The physical implementation of the tracks can take a variety of forms. The track may be a raised rail gripped by a correspondingly shaped follower. Especially in thin materials the track may be a slit. Tracks in the form of grooves are generally preferred among others for rigidity and ease of manufacture. Such a groove may have cross-section for example being concave, rectangular or with undercut, e.g. for catching a correspondingly shaped follower. The tracks in general preferably having constant cross-section over a certain extension corresponding to at least several times their width and may be so in their entire length but it is also possible that the cross-section changes, for example at a knee or bend, e.g. to accommodate an asymmetrical follower, which may be used to meet different space or strength limitations in different directions. Mostly it is preferred that the track guides the follower line movement only, which need not and most often is not straight, so that movements away from the line are prevented. The track may, however, also widen or disappear at certain locations, e.g. to release a follower for example when another follower is engaged, to allow several movements or where a guided movement is not necessary. In such situations the line guidance of the follower can be said to widen into an area. Another similar situation is when it is only necessary or suitable to guide the follower movement against dislocations towards one of the lateral sides of the track, e.g. when dislocations to the other side is prevented by other means for example a second track or follower, when a pumping action is allowed or to allow entrance of a follower into the track from more than one or numerous positions. The track may then be reduced to a one-sided track, e.g. an edge.
Also the followers can take a variety of shapes. The follower can basically be regarded as a “point” structure able to pass along the line or area provided by the track and should have physical dimensions slightly less than the track parts to be passed, except where friction controlled elements are arranged to be described. It can with preference be symmetrical, e.g. have a round or square cross-section when seen perpendicular to the track plane. The follower may, however, also be asymmetrical, e.g. longer than wide, when only unidirectional movements are needed or even in multi-directional tracks if the track changes cross-section when it changes direction to accommodate the new width of the follower or if the follower is movably, e.g. rotationally attached to its substrate, which also can be used to allow adaptation to threads of varying pitch. The follower cross-section when seen along the track may be adapted to the corresponding track cross-section although it is not necessary and sometimes a non-congruent shape is preferred, e.g. giving point rather than surface contact between track and follower for reduced friction. The follower may also be movable in a direction substantially perpendicular to the track carrying surface, e.g. to allow engagement or disengagement with the track, preferably biased in one direction by spring or material resilience, for automatic or manually assisted control. In the later case, the follower is preferably arranged on the housing.
Any track can have additional control elements as known per se, such as one-way structures, facilitating follower movement in one direction in the track but preventing movement in the opposite direction, e.g. in the form of a hinged stop surface yielding only in one direction or a structure having a ramp surface in the forward direction and a steeper stop surface in the other. Alternatively a follower movable towards the track surface as described can be arranged to require an operator action before further movement is possible. Also any track can have tactile structures where a change in resistance takes place, for example to alert the user at critical points in the process or to bias the follower into predetermined positions such as when aligned with a continuing track part. Optionally the tactile structure also provides an audible click confirmation. Grooves or ridges in the over the track or the abovesaid one way structures can be used for this purpose.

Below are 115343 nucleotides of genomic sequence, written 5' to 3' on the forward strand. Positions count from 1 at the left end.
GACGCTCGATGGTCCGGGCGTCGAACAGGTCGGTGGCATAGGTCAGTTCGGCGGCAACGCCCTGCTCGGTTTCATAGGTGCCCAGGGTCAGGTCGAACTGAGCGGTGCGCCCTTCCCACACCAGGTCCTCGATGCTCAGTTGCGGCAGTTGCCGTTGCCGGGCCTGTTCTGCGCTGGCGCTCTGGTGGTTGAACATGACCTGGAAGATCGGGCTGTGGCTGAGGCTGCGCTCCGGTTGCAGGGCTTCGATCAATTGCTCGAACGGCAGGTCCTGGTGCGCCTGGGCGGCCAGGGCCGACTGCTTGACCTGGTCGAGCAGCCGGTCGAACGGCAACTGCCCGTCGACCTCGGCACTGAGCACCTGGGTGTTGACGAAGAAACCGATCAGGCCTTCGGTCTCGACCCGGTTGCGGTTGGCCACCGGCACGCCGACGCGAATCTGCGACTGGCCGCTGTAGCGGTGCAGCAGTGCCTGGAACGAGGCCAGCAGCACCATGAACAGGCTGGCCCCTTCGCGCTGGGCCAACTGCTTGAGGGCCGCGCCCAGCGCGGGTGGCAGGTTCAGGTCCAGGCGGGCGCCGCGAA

As used herein “track system” refers to the total arrangement of tracks and followers in the device. For purposes of description the track system will often be described as comprising different tracks, in turn being divided in sections and parts. Such categorization shall not be regarded as binding as a different terminology or categorization gives the same functional result. The track system may comprise a single “continuous” track, in the sense that it can be traversed by a single follower, where cooperation with the follower assists in various operational phases. Preferably the track system incorporates more than one continuous tracks cooperating with at least one follower each. The two or more tracks may then be arranged in “parallel”, meaning that over at least part of their operational range they are arranged to allow the same movement of the piston rods, which may be used to increase guiding rigidity and precision or to allow a smaller or slimmer device with maintained rigidity and precision. A threaded track for example may have two or more parallel threads with followers. Preferably the track system incorporates at least two “serial” or “serially” arranged tracks, meaning that the tracks are arranged for guidance of the piston rod into different movements, either in true series or enabled by engagement/disengagement of follower, which may be uses for larger design freedom or to adapt the track and follower characteristics different for different operational phases, e.g. parallel tracks followed by a single additional serial track allowing utilization of the full circumference of the device. Another advantage is that serial tracks normally allows a more compact track system layout, e.g. less axial extension. Normally serial tracks requires the first follower to go out of engagement when the second follower goes into engagement with its track. The disengagement can be made by letting the first follower leaving its track entirely, i.e. by having an “open” termination, by going from a line to an area guidance as described, by allowing multiple line guidance alternatives for the first follower corresponding to all movement options for the second follower or by use of movable followers as described.